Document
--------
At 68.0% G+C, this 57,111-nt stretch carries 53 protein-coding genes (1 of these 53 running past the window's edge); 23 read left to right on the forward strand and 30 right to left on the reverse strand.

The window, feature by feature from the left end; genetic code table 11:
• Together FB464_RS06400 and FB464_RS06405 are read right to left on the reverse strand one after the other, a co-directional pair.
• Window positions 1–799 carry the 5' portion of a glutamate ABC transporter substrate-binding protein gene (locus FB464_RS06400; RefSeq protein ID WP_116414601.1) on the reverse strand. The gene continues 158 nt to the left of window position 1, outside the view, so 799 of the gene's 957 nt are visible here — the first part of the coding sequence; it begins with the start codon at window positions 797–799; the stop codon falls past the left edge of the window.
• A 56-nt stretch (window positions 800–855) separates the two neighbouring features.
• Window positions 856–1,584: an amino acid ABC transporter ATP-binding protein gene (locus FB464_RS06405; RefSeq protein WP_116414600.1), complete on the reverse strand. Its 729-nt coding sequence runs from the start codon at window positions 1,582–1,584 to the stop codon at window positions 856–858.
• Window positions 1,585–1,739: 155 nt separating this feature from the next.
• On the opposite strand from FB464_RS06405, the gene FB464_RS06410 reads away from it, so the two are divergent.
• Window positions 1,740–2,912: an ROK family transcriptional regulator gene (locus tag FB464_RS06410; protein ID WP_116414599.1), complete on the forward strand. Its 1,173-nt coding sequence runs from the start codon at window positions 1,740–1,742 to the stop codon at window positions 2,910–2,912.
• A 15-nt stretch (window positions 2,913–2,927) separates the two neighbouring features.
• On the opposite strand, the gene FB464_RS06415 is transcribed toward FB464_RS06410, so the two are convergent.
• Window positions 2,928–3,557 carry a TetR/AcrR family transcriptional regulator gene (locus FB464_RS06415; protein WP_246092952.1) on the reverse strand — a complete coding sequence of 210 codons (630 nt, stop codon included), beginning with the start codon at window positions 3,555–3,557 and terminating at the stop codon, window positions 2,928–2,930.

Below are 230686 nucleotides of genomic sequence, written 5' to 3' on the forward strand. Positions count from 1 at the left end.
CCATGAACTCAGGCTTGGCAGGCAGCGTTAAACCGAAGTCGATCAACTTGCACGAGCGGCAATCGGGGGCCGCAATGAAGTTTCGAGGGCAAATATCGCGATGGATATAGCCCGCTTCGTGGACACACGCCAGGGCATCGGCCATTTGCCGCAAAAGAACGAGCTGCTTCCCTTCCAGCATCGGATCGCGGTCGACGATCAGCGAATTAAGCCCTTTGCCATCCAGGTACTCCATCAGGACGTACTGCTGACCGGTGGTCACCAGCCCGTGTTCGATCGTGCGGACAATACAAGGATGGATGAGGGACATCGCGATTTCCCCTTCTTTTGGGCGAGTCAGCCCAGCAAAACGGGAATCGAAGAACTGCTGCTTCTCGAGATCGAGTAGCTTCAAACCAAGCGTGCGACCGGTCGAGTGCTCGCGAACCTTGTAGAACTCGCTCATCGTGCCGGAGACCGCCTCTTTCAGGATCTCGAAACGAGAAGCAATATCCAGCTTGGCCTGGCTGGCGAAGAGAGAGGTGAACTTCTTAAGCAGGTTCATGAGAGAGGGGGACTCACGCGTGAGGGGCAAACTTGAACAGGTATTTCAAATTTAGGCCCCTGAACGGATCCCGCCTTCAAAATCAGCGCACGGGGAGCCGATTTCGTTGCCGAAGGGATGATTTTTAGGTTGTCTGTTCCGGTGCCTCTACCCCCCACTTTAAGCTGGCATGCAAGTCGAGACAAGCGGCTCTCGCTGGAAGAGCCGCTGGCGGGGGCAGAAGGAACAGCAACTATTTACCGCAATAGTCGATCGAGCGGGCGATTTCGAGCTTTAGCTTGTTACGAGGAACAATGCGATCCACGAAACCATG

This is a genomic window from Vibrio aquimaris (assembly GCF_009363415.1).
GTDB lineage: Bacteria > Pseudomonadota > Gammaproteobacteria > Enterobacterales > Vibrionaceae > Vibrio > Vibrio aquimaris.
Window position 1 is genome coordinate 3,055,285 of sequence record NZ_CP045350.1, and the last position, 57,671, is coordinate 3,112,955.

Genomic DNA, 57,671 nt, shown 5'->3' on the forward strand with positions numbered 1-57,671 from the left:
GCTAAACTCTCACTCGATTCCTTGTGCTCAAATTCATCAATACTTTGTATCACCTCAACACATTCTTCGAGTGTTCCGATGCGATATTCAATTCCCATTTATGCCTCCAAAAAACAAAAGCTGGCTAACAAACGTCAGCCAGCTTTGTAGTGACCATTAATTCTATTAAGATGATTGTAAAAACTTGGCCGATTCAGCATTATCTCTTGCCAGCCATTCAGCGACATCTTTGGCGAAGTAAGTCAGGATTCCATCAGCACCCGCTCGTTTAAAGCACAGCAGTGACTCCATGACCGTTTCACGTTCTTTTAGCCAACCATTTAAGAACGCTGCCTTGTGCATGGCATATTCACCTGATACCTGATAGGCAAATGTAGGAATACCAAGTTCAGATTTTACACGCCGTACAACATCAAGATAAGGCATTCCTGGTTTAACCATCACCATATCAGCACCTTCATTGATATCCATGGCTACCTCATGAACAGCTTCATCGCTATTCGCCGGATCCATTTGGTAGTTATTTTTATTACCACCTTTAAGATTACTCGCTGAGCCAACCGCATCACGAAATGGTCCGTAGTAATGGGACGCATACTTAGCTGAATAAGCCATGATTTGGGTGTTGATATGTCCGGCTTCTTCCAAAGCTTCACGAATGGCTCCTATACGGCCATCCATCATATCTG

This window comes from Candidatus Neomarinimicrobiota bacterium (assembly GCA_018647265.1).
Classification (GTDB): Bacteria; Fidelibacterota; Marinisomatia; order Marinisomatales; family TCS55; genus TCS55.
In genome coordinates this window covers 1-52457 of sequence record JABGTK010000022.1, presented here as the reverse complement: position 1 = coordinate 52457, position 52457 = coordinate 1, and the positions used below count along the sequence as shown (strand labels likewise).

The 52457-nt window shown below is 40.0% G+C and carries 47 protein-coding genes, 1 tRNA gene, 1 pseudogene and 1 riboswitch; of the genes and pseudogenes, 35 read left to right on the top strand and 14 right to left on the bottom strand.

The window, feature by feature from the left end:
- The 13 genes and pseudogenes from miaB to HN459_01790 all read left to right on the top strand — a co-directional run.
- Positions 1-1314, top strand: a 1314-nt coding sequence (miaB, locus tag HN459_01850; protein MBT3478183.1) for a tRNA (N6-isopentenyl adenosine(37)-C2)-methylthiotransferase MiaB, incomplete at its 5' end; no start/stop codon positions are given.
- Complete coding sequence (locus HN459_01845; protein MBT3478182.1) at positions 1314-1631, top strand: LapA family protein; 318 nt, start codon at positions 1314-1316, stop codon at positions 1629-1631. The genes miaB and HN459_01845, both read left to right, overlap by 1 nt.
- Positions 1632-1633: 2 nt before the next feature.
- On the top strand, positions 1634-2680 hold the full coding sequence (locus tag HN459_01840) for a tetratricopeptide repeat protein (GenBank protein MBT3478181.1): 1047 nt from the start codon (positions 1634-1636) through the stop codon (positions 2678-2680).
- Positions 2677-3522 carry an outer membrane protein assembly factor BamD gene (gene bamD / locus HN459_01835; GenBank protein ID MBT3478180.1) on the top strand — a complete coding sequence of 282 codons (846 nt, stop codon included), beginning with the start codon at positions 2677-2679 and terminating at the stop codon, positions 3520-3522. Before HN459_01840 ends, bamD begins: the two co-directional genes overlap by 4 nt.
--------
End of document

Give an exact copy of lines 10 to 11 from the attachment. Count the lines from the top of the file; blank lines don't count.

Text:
• A 15-nt stretch (window positions 2,913–2,927) separates the two neighbouring features.
• On the opposite strand, the gene FB464_RS06415 is transcribed toward FB464_RS06410, so the two are convergent.